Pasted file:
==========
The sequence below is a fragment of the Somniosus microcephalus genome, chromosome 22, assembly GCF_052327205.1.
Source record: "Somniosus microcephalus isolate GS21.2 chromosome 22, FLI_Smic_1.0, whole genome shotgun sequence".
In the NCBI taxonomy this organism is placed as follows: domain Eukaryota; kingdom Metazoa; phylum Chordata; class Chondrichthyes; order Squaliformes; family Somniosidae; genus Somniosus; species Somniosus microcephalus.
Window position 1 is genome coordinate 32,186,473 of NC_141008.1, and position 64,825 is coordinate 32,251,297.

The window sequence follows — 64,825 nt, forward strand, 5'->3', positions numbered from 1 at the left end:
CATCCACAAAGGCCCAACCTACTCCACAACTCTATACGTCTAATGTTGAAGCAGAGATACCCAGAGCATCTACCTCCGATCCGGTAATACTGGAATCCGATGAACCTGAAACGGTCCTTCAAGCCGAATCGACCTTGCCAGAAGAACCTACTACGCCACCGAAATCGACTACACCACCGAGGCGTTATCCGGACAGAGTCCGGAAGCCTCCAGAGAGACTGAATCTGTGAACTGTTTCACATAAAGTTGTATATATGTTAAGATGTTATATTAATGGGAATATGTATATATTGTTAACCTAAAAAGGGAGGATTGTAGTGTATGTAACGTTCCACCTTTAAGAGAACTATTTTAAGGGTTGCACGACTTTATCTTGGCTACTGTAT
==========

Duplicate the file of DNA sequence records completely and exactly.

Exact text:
The sequence below is a fragment of the Somniosus microcephalus genome, chromosome 22, assembly GCF_052327205.1.
Source record: "Somniosus microcephalus isolate GS21.2 chromosome 22, FLI_Smic_1.0, whole genome shotgun sequence".
In the NCBI taxonomy this organism is placed as follows: domain Eukaryota; kingdom Metazoa; phylum Chordata; class Chondrichthyes; order Squaliformes; family Somniosidae; genus Somniosus; species Somniosus microcephalus.
Window position 1 is genome coordinate 32,186,473 of NC_141008.1, and position 64,825 is coordinate 32,251,297.

The window sequence follows — 64,825 nt, forward strand, 5'->3', positions numbered from 1 at the left end:
CATCCACAAAGGCCCAACCTACTCCACAACTCTATACGTCTAATGTTGAAGCAGAGATACCCAGAGCATCTACCTCCGATCCGGTAATACTGGAATCCGATGAACCTGAAACGGTCCTTCAAGCCGAATCGACCTTGCCAGAAGAACCTACTACGCCACCGAAATCGACTACACCACCGAGGCGTTATCCGGACAGAGTCCGGAAGCCTCCAGAGAGACTGAATCTGTGAACTGTTTCACATAAAGTTGTATATATGTTAAGATGTTATATTAATGGGAATATGTATATATTGTTAACCTAAAAAGGGAGGATTGTAGTGTATGTAACGTTCCACCTTTAAGAGAACTATTTTAAGGGTTGCACGACTTTATCTTGGCTACTGTAT